Removing shrub roots is a process that depends on the quality of the soil and the tools used. Removing the shrub with a gardening tool is easier when the soil is loose. The project possibly requires the use of shovels, hoes and saws. Shrubs with more extensive root systems require chemical treatment.
Water the ground before moving
Removing shrub roots is easier when the soil is moist and loosened. Pull away smaller shrub roots by hand. Hold the root and pull away firmly for entrenched roots. Cut away the remaining root system with a tool.
Cut and dig with various tools
Cut and dig up larger roots from the ground using leverage from the handles of the tools. A branch lopper or root saw are good tools to use. Shovels, digging forks and grubbing hoes are other leverage tools to consider.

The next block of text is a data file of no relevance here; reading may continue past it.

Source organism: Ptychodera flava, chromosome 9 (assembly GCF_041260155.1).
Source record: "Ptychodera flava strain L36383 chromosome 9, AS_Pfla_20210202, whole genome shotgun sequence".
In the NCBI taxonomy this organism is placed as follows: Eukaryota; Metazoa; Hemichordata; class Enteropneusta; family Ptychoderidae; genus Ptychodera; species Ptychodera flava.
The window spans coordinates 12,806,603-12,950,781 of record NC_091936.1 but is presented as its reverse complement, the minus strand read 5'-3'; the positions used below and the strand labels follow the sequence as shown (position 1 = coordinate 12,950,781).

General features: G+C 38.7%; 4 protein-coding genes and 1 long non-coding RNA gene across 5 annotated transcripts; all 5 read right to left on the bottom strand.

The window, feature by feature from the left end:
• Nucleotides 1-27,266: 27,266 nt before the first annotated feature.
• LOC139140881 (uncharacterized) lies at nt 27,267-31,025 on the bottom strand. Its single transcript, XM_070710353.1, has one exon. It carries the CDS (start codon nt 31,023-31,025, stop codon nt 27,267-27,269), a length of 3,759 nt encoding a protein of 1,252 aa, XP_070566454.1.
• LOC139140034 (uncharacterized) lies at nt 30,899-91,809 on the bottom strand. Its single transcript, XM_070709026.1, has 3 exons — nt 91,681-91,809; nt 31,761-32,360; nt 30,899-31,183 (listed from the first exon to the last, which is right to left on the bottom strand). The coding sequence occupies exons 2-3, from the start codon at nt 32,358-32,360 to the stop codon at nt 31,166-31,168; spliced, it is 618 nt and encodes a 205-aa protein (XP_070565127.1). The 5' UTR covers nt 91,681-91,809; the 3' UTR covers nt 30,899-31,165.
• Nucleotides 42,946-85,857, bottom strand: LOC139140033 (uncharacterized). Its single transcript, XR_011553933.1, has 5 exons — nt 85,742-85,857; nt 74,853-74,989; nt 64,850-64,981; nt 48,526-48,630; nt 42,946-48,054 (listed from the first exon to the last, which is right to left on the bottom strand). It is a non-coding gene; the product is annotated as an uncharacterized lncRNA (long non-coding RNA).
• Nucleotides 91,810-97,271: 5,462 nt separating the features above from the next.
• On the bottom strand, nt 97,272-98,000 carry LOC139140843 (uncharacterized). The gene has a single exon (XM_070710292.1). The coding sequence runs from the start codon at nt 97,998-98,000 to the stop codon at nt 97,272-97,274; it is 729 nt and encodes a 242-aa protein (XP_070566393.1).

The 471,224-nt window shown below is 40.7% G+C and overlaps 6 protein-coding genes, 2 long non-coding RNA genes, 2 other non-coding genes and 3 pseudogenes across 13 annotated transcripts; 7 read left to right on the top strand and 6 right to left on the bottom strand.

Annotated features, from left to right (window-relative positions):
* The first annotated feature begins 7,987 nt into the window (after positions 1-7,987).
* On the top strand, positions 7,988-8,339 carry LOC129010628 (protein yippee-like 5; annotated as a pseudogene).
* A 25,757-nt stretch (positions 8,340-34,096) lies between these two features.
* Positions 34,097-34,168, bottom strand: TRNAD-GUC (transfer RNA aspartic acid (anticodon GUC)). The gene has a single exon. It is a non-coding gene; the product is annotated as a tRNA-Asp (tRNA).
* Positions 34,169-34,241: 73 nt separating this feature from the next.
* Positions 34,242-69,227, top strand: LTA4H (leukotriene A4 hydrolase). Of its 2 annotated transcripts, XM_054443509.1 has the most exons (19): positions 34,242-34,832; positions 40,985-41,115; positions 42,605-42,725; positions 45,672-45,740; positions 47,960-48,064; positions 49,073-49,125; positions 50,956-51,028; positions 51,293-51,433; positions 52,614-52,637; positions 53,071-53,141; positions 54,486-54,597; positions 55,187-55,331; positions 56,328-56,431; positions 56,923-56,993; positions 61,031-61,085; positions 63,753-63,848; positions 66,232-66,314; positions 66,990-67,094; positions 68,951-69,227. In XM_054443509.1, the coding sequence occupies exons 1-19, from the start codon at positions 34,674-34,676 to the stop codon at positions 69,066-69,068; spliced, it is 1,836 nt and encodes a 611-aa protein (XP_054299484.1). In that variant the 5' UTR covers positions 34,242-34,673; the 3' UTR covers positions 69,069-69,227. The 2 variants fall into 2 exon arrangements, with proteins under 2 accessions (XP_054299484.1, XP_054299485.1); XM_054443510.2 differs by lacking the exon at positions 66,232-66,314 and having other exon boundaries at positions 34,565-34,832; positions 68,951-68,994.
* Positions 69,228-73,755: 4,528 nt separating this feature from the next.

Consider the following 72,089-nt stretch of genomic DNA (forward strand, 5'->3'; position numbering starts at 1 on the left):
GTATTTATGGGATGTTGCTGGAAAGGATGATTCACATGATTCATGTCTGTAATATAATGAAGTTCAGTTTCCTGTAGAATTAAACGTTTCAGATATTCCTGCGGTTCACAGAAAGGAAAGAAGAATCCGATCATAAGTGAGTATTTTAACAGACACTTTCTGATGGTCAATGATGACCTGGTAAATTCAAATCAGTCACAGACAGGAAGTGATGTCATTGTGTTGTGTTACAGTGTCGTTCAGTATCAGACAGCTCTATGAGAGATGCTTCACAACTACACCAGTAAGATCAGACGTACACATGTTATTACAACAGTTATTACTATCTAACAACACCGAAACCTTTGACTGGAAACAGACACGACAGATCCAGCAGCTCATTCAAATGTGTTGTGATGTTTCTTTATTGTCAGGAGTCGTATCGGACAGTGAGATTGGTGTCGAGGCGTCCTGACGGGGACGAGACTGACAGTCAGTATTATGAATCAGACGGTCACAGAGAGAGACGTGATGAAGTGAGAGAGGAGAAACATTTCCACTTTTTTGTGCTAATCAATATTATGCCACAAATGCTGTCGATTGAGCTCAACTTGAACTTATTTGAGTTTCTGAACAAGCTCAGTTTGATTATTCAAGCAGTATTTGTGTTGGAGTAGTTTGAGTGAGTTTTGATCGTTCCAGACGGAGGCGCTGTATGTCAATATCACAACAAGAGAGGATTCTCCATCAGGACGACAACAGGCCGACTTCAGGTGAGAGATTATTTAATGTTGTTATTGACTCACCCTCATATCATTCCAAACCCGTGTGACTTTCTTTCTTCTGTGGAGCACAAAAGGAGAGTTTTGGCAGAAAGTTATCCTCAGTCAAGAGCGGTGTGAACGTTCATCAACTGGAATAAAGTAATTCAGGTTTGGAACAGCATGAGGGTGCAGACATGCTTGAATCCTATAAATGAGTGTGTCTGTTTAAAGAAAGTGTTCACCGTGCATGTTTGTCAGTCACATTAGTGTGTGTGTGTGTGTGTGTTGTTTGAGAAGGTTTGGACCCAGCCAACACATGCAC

Search for and destroy remaining roots
Search for remaining roots to ensure all traces of the root system are gone. Throw away remaining roots. Smaller roots lead to more root extensive root growth. Digging the ground for more roots may be necessary if too many roots were pulled away from the surface. Gardeners can trace root paths by following the suckers and seedlings.
Use an herbicide, such as a glyphosate, to treat the area. If new roots grow, saturate completely with a nonselective herbicide. Monitor the area for the next few years and pull away new shrub roots as they emerge.